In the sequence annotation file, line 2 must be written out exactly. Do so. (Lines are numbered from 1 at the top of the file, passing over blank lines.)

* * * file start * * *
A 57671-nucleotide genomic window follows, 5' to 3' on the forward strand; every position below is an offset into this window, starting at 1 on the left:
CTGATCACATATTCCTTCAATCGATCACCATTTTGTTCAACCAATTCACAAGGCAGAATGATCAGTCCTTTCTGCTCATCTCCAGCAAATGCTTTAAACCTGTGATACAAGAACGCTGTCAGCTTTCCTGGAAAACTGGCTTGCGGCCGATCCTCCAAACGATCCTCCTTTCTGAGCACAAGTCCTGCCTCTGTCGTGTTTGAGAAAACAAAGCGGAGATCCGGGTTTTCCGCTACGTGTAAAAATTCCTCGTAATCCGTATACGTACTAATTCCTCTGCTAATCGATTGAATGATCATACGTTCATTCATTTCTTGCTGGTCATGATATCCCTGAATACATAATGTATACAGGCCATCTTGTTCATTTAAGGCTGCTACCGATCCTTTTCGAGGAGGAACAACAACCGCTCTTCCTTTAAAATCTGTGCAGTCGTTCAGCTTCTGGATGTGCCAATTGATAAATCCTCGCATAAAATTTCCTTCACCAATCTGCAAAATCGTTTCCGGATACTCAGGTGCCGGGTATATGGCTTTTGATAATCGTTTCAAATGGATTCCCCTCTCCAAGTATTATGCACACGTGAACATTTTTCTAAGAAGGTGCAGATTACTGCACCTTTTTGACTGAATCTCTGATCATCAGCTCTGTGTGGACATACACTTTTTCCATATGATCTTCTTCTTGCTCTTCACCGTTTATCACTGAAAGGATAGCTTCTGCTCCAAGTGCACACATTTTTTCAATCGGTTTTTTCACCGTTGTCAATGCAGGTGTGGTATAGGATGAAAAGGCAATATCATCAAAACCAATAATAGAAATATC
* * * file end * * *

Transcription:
CTGATCACATATTCCTTCAATCGATCACCATTTTGTTCAACCAATTCACAAGGCAGAATGATCAGTCCTTTCTGCTCATCTCCAGCAAATGCTTTAAACCTGTGATACAAGAACGCTGTCAGCTTTCCTGGAAAACTGGCTTGCGGCCGATCCTCCAAACGATCCTCCTTTCTGAGCACAAGTCCTGCCTCTGTCGTGTTTGAGAAAACAAAGCGGAGATCCGGGTTTTCCGCTACGTGTAAAAATTCCTCGTAATCCGTATACGTACTAATTCCTCTGCTAATCGATTGAATGATCATACGTTCATTCATTTCTTGCTGGTCATGATATCCCTGAATACATAATGTATACAGGCCATCTTGTTCATTTAAGGCTGCTACCGATCCTTTTCGAGGAGGAACAACAACCGCTCTTCCTTTAAAATCTGTGCAGTCGTTCAGCTTCTGGATGTGCCAATTGATAAATCCTCGCATAAAATTTCCTTCACCAATCTGCAAAATCGTTTCCGGATACTCAGGTGCCGGGTATATGGCTTTTGATAATCGTTTCAAATGGATTCCCCTCTCCAAGTATTATGCACACGTGAACATTTTTCTAAGAAGGTGCAGATTACTGCACCTTTTTGACTGAATCTCTGATCATCAGCTCTGTGTGGACATACACTTTTTCCATATGATCTTCTTCTTGCTCTTCACCGTTTATCACTGAAAGGATAGCTTCTGCTCCAAGTGCACACATTTTTTCAATCGGTTTTTTCACCGTTGTCAATGCAGGTGTGGTATAGGATGAAAAGGCAATATCATCAAAACCAATAATAGAAATATC